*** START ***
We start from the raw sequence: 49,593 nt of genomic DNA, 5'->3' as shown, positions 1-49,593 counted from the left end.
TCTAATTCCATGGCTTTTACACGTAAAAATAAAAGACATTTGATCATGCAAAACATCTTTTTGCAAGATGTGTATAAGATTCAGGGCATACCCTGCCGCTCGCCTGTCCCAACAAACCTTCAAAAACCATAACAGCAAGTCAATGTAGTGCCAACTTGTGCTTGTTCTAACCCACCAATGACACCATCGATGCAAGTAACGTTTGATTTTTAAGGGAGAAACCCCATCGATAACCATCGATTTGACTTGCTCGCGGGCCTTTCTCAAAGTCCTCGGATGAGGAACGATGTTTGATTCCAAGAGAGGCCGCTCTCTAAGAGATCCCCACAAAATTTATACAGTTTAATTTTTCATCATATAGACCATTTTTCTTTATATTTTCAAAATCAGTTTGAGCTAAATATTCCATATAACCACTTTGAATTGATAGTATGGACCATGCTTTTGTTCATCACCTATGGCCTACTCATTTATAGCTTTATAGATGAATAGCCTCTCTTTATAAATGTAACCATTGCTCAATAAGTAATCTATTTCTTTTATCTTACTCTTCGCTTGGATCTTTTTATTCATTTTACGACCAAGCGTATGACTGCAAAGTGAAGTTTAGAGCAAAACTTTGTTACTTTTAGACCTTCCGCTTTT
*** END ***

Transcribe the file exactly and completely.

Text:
We start from the raw sequence: 49,593 nt of genomic DNA, 5'->3' as shown, positions 1-49,593 counted from the left end.
TCTAATTCCATGGCTTTTACACGTAAAAATAAAAGACATTTGATCATGCAAAACATCTTTTTGCAAGATGTGTATAAGATTCAGGGCATACCCTGCCGCTCGCCTGTCCCAACAAACCTTCAAAAACCATAACAGCAAGTCAATGTAGTGCCAACTTGTGCTTGTTCTAACCCACCAATGACACCATCGATGCAAGTAACGTTTGATTTTTAAGGGAGAAACCCCATCGATAACCATCGATTTGACTTGCTCGCGGGCCTTTCTCAAAGTCCTCGGATGAGGAACGATGTTTGATTCCAAGAGAGGCCGCTCTCTAAGAGATCCCCACAAAATTTATACAGTTTAATTTTTCATCATATAGACCATTTTTCTTTATATTTTCAAAATCAGTTTGAGCTAAATATTCCATATAACCACTTTGAATTGATAGTATGGACCATGCTTTTGTTCATCACCTATGGCCTACTCATTTATAGCTTTATAGATGAATAGCCTCTCTTTATAAATGTAACCATTGCTCAATAAGTAATCTATTTCTTTTATCTTACTCTTCGCTTGGATCTTTTTATTCATTTTACGACCAAGCGTATGACTGCAAAGTGAAGTTTAGAGCAAAACTTTGTTACTTTTAGACCTTCCGCTTTT